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A Heritage of Stars
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A Heritage of Stars

3.52 of 5 stars 3.52  ·  rating details  ·  201 ratings  ·  13 reviews
Thousands of years into the future man has completely destroyed a technology-based society and lives a tribal existence, worshipping the 'brain'-cases of long-rusted robots. Here and there pockets of knowledge remain, and young Tom Cushing lives in one such university. His imagination fired by reading of the fabled 'Place of Going to the Stars' in an ancient manuscript, he ...more
Paperback, 215 pages
Published June 1st 1978 by Berkley (first published 1977)
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Mcgyver5
nice and short without much room for a sophisticated plot or description or character development. It features travels over some of the geographic features of a Minnesota of the distant future. The tone reminded me of the CS Lewis Space trilogy. It touches on interesting themes like alien intelligence and even a sort of historical dialectic. For example, it posits that our technological society is missing something and that its eventual destruction and combination with new factors might allow th ...more
Robert 'Rev. Bob'
This was written in 1977, but it feels a lot older than that; there's a definite Golden Age style to it. The plot is simple enough: about 1500 years ago, humans smashed most of their technology, purged the knowledge of how to rebuild it from their libraries, and has been living in a generally savage state ever since. The main character was raised in a university that seems more like a monastery, which may be the only place of learning left on the planet. He comes across a vague reference to a st ...more
Mark
I'm a sucker for novels about dystopias (Nineteen Eighty-four, The Handmaid's Tale), the end of the world (Lucifer's Hammer, The Road), or how humanity continues to scrape by several generations after the "end" of the world (as we know it, anyway). The first book I read, long ago, that fits into this latter genre was John Robert Russell's Sar , which was engrossing to a pre-teen but, if I'm being honest, mostly because of all the sex the main character was having. The second, and far better, boo ...more
Lysergius
Thousands of years into the future man has completely destroyed a technology-based society and lives a tribal existence, worshipping the 'brain'-cases of long-rusted robots. Here and there pockets of knowledge remain, and young Tom Cushing lives in one such university. His imagination fired by reading of the fabled 'Place of Going to the Stars' in an ancient manuscript, Tom sets out on a long odyssey to find out if the legend is true. His journey encompasses excitement, danger and some strange a ...more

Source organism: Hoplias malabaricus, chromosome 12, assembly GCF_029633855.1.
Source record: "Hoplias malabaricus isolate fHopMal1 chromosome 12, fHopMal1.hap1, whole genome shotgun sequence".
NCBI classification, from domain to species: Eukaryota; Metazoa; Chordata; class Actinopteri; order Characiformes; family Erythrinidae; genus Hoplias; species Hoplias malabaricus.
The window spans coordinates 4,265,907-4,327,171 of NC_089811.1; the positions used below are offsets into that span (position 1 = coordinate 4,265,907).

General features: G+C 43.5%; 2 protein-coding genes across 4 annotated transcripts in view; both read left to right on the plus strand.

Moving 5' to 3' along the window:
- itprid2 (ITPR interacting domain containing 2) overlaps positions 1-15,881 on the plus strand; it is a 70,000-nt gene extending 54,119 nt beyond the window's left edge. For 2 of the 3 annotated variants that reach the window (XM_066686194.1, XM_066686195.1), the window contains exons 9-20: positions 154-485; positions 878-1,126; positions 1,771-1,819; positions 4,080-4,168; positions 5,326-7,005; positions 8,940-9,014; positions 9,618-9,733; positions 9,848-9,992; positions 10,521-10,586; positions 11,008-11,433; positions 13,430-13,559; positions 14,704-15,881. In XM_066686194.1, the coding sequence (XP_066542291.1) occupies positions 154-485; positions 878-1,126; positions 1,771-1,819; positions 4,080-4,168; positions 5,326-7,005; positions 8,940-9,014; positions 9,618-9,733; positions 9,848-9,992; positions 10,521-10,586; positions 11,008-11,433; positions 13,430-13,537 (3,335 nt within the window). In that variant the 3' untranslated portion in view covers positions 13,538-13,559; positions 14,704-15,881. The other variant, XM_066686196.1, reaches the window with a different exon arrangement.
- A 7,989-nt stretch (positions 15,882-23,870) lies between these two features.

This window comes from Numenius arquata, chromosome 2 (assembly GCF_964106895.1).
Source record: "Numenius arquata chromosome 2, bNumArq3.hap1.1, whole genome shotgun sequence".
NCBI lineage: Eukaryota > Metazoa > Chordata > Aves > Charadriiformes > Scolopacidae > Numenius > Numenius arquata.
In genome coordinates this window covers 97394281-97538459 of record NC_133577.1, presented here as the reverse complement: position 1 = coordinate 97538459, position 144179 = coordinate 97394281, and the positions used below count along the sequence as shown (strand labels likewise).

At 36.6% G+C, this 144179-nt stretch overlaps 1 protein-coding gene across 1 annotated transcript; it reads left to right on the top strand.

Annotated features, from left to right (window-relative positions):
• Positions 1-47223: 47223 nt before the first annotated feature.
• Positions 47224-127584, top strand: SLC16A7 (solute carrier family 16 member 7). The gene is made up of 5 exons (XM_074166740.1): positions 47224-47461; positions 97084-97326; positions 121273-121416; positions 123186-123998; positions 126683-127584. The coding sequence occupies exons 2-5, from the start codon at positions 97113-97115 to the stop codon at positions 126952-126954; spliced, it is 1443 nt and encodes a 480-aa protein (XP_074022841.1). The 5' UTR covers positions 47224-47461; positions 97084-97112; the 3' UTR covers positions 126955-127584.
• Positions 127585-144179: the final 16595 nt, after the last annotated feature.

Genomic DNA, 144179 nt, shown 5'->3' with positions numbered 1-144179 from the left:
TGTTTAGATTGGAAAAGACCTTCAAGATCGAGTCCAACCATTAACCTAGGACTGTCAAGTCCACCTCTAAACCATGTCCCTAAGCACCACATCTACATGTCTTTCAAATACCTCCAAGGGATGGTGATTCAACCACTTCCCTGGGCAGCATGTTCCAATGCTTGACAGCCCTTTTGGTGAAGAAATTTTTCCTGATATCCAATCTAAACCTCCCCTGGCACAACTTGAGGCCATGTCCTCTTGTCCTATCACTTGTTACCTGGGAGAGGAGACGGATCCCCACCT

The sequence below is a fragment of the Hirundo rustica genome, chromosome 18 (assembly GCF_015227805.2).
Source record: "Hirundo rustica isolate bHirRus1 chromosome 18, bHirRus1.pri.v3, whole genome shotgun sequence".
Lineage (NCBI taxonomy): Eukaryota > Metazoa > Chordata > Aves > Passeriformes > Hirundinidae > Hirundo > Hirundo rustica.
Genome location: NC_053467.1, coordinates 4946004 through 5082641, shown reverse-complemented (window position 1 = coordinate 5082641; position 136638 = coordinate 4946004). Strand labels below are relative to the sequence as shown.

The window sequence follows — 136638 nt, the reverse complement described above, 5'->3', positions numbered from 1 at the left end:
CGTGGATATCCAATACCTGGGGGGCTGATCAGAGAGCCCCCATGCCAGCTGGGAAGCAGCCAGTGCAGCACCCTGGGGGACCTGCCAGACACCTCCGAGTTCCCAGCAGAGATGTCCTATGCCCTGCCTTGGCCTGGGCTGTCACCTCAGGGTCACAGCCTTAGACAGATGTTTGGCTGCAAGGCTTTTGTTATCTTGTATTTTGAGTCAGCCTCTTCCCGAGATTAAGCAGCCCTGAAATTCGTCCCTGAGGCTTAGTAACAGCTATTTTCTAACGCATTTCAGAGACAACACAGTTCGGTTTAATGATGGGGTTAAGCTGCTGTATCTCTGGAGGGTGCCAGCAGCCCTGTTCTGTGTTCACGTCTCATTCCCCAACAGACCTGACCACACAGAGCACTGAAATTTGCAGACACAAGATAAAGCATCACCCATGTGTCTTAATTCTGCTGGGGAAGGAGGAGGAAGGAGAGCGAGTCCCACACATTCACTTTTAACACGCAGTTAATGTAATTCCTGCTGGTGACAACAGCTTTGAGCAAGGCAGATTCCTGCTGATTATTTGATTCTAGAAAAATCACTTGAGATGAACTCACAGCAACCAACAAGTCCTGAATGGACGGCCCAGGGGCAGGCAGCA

Jonathan Bocock
I think I read this in the 4th or 5th grade, and it really stuck with me. I don't think I would have ever found it again without the internet - well, that and the fact that it has a grizzly hunting robot (the best kind of rust protection, or so it believes). It's still as good as I thought the first time around & a solid mix of technology and what borders on magic. Great stuff.
Pickle
I enjoyed this far more than i was expecting... i think the fact the front cover had little to do with the book threw me.

Technology failed 500-1000 years ago, man vented his anger towards the technology and smashed it all to pieces. At the point of failure man was traveling beyond out solar system.

what remains tribes, nomands and a university. A student decides to leave the uni to go search for a Place Going to the Stars, an old legend. On his travels he meets a nice witch with feeble powers, th
...more
Ramon Yáñez lópez
Totalmente imprescindible. De lo mejor que tenia en la estanteria por leer. Ni me atrevo a hacer un spoiler.

Repito, imprescindible.
Chris
This is basically a light adventure story set in a post-apocalyptic future in which nearly all machines have been disabled or destroyed. The protagonist gets it into his head to go exploring, leaving the relative safety of the university (or what's left of it). Although many new characters join his traveling party, there's very little character development. It's as though Simak was only thinking about how to progress the plot while being completely unconcerned with how to craft his characters. T ...more
Neil
There's something a little too formulaic and plotting by the numbers about this one of Simak's about a diverse assembled-by-fate bunch on a quest. Some of the characters are really pretty thin. But you know if you're a Simak-head (Hey I just made that up!) like me, you'll find a way to forgive him, even for the witch.
Greg Williamson
An odd book. A collection of wonders; imaginative scenes strung together with barely any narrative. Was glad when it was finished.
Booknerd Fraser
This late Simak is almost identical to the novel that followed it, and not very good
Kerri-ann
Jupiter Award for Best Novel (1978)
Patrick Smith
Patrick Smith marked it as to-read
Dec 12, 2014
Steve
Steve marked it as to-read
Dec 04, 2014
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23012
"He was honored by fans with three Hugo awards and by colleagues with one Nebula award and was named the third Grand Master by the Science Fiction and Fantasy Writers of America (SFWA) in 1977." (Wikipedia)

See http://en.wikipedia.org/wiki/Clifford...
More about Clifford D. Simak...
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